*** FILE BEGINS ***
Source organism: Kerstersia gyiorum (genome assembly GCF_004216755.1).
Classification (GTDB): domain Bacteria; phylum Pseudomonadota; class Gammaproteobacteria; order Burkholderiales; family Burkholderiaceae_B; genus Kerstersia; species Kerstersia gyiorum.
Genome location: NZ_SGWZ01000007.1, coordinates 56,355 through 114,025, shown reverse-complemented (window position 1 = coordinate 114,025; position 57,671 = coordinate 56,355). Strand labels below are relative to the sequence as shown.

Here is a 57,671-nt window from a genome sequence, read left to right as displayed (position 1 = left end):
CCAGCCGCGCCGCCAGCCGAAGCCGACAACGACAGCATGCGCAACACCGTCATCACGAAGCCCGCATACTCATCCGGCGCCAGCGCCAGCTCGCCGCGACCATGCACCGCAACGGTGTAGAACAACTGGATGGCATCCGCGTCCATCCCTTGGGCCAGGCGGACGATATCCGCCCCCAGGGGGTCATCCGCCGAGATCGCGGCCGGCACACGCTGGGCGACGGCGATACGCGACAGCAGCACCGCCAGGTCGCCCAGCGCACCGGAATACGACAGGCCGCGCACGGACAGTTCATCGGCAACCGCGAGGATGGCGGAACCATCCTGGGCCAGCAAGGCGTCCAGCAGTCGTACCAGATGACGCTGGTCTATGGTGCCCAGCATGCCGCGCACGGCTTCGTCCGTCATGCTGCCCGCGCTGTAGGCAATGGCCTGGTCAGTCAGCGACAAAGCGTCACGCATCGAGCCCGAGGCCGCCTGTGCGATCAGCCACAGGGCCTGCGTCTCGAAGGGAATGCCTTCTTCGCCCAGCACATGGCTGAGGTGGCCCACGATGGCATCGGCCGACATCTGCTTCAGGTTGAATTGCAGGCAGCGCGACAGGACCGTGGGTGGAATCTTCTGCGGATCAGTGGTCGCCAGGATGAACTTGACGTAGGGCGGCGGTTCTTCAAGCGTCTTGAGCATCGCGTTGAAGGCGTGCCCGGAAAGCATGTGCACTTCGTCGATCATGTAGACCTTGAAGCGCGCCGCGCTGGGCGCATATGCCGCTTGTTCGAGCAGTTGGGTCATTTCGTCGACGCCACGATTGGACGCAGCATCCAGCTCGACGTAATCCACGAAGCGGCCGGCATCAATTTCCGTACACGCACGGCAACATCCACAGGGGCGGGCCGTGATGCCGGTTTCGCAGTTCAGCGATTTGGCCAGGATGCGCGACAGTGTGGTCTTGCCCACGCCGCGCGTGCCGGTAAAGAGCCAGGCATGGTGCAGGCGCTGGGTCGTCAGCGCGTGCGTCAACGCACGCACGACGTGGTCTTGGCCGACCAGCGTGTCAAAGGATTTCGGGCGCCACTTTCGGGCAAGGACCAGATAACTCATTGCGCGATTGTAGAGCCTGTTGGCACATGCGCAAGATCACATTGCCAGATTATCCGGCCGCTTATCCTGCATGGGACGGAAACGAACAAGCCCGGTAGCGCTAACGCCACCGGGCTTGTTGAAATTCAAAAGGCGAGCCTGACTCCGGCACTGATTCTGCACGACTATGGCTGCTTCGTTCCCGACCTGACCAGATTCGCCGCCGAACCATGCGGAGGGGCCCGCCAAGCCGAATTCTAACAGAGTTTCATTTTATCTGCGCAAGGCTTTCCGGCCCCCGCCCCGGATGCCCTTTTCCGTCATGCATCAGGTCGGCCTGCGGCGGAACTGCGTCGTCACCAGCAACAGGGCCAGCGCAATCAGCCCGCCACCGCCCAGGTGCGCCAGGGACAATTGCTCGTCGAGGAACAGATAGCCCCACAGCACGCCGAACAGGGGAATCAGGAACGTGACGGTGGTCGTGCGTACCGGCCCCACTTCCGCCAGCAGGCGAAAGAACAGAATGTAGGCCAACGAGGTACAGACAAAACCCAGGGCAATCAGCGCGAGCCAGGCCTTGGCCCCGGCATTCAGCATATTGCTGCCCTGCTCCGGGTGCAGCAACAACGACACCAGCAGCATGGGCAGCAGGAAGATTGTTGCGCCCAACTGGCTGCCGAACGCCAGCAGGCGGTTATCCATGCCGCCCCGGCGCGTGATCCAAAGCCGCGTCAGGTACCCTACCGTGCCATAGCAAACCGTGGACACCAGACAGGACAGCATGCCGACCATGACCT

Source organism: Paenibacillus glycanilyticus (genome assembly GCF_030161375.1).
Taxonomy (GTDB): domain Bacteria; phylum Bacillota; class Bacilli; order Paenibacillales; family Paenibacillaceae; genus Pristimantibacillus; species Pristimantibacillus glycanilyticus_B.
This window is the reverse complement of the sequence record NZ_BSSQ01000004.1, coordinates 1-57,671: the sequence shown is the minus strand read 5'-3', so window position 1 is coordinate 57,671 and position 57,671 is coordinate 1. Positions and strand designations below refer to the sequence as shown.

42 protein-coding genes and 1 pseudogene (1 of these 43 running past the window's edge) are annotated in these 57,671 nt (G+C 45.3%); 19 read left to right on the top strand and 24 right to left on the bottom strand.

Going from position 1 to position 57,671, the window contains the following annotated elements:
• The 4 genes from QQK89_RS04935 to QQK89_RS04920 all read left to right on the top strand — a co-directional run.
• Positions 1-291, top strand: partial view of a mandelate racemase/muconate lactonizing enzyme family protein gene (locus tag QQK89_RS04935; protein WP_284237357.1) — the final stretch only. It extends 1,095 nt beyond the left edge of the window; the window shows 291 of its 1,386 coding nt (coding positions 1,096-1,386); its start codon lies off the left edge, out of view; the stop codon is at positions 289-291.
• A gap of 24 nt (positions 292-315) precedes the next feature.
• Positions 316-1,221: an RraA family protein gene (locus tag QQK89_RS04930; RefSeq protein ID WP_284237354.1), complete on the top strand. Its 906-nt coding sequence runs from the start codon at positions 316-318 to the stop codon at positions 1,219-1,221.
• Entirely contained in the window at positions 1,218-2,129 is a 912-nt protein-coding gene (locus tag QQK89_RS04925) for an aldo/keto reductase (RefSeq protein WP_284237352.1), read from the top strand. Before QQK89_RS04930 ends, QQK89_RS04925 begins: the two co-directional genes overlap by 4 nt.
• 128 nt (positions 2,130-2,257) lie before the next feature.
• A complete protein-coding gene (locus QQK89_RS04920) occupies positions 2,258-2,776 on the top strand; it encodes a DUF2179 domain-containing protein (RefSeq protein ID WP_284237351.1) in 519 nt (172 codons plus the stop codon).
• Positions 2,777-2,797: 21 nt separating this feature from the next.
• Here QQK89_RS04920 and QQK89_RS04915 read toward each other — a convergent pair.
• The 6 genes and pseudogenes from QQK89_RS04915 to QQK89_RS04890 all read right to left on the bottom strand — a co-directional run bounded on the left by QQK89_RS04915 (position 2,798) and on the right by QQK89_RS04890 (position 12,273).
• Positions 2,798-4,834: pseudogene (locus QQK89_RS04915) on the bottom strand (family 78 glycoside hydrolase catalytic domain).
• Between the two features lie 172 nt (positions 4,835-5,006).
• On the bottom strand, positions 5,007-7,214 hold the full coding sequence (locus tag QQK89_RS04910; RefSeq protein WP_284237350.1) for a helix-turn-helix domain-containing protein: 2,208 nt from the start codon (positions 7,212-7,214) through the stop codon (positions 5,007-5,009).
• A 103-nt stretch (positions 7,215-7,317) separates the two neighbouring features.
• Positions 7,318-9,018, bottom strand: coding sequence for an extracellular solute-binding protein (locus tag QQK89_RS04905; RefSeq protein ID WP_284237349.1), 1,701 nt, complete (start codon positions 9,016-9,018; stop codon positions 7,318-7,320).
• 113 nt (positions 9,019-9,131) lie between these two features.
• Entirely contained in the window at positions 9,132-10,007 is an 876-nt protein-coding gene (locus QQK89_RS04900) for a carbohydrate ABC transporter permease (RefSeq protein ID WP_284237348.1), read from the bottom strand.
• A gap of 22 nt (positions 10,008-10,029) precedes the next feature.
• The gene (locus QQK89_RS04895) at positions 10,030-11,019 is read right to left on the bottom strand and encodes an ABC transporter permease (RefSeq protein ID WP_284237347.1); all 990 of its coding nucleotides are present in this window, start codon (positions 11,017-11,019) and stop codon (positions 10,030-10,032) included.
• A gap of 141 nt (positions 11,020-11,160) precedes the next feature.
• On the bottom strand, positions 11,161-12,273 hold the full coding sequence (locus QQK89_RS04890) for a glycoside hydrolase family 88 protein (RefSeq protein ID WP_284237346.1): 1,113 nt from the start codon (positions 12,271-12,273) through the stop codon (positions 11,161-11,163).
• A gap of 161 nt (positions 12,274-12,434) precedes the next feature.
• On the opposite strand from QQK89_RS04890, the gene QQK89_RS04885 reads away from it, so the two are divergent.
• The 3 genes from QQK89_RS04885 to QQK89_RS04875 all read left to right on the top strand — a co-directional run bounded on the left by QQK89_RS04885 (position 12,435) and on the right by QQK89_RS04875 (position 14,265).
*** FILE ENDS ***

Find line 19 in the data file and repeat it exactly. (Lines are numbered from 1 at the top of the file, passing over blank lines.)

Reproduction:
• Here QQK89_RS04920 and QQK89_RS04915 read toward each other — a convergent pair.